Two bears unique to Alaska have been found wandering the Florida Panhandle. How did they get there?

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A pair of Kodiak Bears unique to a remote area of ​​Alaska were found wandering the Florida Panhandle and the encounter became even stranger when they tried to play games with the responding sheriff’s deputy.

The discovery was made at 3:30 a.m. early in December by a man driving through rural Okaloosa County, and he immediately knew the cubs were not black bears native to Florida.

Not only did they look weird, but they also acted differently.

Deputy Amanda Baliel found out the hard way, when she arrived to find overly friendly bears following her like lost toddlers and trying to get into her patrol car.

A man driving on Old River Road in Okaloosa County came across the two unusual-looking cubs and stopped to call the sheriff's office, video shows.A man driving on Old River Road in Okaloosa County came across the two unusual-looking cubs and stopped to call the sheriff's office, video shows.

A man driving on Old River Road in Okaloosa County came across the two unusual-looking cubs and stopped to call the sheriff’s office, video shows.

“I feel claws. I don’t like claws. No claws,” Baliel says in the video, only to see the bears focus their attention on his car.

“Please don’t destroy my car.” They climb on my car. …It’s like they’re not afraid of people, because they walk right up to you and they let you pet them. They are very curious.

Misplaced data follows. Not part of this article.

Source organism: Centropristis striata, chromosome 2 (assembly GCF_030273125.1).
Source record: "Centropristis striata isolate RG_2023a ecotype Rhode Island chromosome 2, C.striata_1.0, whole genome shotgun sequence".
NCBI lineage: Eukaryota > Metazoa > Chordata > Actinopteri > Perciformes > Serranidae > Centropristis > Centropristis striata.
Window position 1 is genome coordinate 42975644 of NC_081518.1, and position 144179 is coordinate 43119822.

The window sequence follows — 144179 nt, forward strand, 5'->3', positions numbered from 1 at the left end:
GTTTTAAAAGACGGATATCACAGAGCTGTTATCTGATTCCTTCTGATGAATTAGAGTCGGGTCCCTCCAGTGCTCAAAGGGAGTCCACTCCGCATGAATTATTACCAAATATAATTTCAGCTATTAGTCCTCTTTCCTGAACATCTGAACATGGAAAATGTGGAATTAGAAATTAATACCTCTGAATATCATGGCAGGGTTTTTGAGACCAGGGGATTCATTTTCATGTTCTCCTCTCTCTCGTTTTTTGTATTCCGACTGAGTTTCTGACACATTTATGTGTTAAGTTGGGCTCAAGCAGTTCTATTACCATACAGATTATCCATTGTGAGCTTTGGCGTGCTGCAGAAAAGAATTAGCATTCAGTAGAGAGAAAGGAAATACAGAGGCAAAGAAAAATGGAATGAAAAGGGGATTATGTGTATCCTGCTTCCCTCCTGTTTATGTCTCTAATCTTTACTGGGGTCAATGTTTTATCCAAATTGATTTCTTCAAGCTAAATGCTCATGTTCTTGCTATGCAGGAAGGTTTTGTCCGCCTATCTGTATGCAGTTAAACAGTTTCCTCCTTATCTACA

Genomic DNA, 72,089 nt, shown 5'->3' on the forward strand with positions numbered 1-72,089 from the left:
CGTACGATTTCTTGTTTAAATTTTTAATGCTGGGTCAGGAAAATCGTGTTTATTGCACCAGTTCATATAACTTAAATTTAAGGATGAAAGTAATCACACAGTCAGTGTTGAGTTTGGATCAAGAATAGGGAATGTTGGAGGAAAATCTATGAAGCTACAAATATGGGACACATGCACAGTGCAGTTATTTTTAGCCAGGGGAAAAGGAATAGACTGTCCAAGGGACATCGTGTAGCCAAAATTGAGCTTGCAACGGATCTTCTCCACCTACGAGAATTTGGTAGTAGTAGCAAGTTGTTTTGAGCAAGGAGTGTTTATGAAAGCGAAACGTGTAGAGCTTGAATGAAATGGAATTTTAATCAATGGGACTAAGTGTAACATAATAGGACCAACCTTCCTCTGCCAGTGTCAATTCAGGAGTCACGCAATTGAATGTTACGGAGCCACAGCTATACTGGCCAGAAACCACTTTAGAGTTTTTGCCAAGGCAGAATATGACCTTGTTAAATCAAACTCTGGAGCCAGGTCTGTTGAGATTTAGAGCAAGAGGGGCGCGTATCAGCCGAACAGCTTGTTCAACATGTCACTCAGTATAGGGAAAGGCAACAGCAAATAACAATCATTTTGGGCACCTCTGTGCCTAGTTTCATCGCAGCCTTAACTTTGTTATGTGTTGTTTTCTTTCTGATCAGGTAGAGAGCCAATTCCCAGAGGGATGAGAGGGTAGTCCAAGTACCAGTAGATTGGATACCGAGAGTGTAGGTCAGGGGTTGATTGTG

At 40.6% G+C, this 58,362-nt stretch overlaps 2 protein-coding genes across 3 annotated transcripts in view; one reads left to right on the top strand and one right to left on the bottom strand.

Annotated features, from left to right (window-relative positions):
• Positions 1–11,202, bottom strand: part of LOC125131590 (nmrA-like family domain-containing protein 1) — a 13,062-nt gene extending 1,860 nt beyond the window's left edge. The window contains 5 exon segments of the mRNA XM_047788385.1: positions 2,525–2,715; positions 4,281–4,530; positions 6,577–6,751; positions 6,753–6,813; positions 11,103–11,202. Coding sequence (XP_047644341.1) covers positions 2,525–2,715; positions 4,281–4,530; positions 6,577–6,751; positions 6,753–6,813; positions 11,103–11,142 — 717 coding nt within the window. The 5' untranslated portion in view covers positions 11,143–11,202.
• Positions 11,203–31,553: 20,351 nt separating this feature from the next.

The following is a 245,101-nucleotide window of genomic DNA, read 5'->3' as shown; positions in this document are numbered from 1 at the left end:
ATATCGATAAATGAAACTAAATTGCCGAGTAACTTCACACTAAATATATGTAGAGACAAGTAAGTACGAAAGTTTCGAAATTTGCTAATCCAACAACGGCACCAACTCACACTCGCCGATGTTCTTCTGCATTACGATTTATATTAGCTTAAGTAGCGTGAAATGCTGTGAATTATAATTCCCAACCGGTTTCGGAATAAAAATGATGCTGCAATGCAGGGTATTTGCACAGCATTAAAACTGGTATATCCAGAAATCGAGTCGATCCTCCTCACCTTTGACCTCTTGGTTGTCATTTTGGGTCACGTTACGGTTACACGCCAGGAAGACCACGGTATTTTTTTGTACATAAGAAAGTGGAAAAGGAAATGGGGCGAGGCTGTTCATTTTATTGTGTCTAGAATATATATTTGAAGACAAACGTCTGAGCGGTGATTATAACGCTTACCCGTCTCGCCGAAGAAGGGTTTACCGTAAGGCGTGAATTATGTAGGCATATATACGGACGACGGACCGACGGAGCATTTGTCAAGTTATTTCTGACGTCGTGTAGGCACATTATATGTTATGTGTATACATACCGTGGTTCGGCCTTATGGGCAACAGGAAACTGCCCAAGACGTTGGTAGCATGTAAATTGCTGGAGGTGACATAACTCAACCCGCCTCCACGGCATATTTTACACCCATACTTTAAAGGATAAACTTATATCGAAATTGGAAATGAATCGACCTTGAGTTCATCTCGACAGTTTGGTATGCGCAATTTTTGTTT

Baliel eventually got back into her car, partly because she feared the mother bear was hiding nearby in the dark.

The encounter took place Dec. 5, but the sheriff’s office didn’t share news of the discovery until Jan. 31, after the Florida Fish and Wildlife Conservation Commission completed an investigation.

“These cubs were technically approximately 3,614 miles from what would normally be their ‘home’ in Alaska,” the sheriff’s office wrote in a Facebook post. “They are apparently Kodiak bear cubs, a unique subspecies of brown or grizzly bears.”

The cubs stood on their hind legs and tried to play with the deputy, video shows.The cubs stood on their hind legs and tried to play with the deputy, video shows.

The cubs stood on their hind legs and tried to play with the deputy, video shows.

FWC officers arrived to take the cubs to “a safe location” while investigators tried to figure out how they ended up on the loose near the small town of Baker.

“It was determined that the bears had escaped from an inadequate enclosure at a residence on Old River Road where a self-proclaimed bear handler lives,” the sheriff’s office reported.

“The resident faces various Florida Wildlife violations related to the findings of the FWC investigation.”

McClatchy News contacted the FWC on Jan. 31 for details about the charges and the cubs’ fate, and was awaiting a response.

Kodiak bears found »exclusively on the islands in the Kodiak Archipelago,” according to the Alaska Department of Fish and Game.

“Kodiak bears are the largest bears in the world. A large male can measure more than 10 (feet) tall when on his hind legs and 5 (feet) when on all four legs. They weigh up to 1,500 pounds.

Baker is about 50 miles northeast of Pensacola.

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